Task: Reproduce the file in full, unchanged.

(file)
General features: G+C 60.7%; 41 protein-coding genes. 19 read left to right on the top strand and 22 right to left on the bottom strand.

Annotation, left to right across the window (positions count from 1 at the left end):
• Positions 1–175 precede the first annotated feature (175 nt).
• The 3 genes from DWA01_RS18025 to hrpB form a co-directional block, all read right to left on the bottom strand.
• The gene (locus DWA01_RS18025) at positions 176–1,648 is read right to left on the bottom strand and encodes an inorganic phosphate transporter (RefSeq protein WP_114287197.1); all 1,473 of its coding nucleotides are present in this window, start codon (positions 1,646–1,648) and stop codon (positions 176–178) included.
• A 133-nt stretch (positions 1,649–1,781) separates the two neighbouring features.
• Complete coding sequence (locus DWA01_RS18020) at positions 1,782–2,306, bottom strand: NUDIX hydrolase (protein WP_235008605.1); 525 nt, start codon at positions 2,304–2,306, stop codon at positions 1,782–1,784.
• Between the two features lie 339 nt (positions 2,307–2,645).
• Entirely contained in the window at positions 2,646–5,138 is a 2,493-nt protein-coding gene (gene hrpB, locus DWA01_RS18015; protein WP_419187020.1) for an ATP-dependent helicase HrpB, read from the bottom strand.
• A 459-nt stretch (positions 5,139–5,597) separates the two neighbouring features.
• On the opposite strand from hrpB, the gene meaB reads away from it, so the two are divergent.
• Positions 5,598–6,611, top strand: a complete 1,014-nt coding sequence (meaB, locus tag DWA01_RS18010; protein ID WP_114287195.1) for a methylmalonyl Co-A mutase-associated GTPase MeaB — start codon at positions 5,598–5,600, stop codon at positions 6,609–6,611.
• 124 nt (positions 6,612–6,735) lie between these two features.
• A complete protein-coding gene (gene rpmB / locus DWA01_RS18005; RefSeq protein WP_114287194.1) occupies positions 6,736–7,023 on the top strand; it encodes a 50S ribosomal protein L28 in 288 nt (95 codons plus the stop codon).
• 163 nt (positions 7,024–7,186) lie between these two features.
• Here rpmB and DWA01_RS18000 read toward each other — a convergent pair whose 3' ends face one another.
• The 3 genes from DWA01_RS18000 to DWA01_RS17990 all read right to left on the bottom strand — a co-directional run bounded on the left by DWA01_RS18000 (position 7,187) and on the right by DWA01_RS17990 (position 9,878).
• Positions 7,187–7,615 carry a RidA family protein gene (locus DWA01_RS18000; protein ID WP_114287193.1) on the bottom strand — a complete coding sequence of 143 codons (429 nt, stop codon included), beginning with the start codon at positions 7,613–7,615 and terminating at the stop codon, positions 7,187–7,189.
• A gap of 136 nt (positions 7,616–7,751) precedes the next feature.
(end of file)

General features: G+C 60.7%; 41 protein-coding genes. 19 read left to right on the top strand and 22 right to left on the bottom strand.

Annotation, left to right across the window (positions count from 1 at the left end):
• Positions 1–175 precede the first annotated feature (175 nt).
• The 3 genes from DWA01_RS18025 to hrpB form a co-directional block, all read right to left on the bottom strand.
• The gene (locus DWA01_RS18025) at positions 176–1,648 is read right to left on the bottom strand and encodes an inorganic phosphate transporter (RefSeq protein WP_114287197.1); all 1,473 of its coding nucleotides are present in this window, start codon (positions 1,646–1,648) and stop codon (positions 176–178) included.
• A 133-nt stretch (positions 1,649–1,781) separates the two neighbouring features.
• Complete coding sequence (locus DWA01_RS18020) at positions 1,782–2,306, bottom strand: NUDIX hydrolase (protein WP_235008605.1); 525 nt, start codon at positions 2,304–2,306, stop codon at positions 1,782–1,784.
• Between the two features lie 339 nt (positions 2,307–2,645).
• Entirely contained in the window at positions 2,646–5,138 is a 2,493-nt protein-coding gene (gene hrpB, locus DWA01_RS18015; protein WP_419187020.1) for an ATP-dependent helicase HrpB, read from the bottom strand.
• A 459-nt stretch (positions 5,139–5,597) separates the two neighbouring features.
• On the opposite strand from hrpB, the gene meaB reads away from it, so the two are divergent.
• Positions 5,598–6,611, top strand: a complete 1,014-nt coding sequence (meaB, locus tag DWA01_RS18010; protein ID WP_114287195.1) for a methylmalonyl Co-A mutase-associated GTPase MeaB — start codon at positions 5,598–5,600, stop codon at positions 6,609–6,611.
• 124 nt (positions 6,612–6,735) lie between these two features.
• A complete protein-coding gene (gene rpmB / locus DWA01_RS18005; RefSeq protein WP_114287194.1) occupies positions 6,736–7,023 on the top strand; it encodes a 50S ribosomal protein L28 in 288 nt (95 codons plus the stop codon).
• 163 nt (positions 7,024–7,186) lie between these two features.
• Here rpmB and DWA01_RS18000 read toward each other — a convergent pair whose 3' ends face one another.
• The 3 genes from DWA01_RS18000 to DWA01_RS17990 all read right to left on the bottom strand — a co-directional run bounded on the left by DWA01_RS18000 (position 7,187) and on the right by DWA01_RS17990 (position 9,878).
• Positions 7,187–7,615 carry a RidA family protein gene (locus DWA01_RS18000; protein ID WP_114287193.1) on the bottom strand — a complete coding sequence of 143 codons (429 nt, stop codon included), beginning with the start codon at positions 7,613–7,615 and terminating at the stop codon, positions 7,187–7,189.
• A gap of 136 nt (positions 7,616–7,751) precedes the next feature.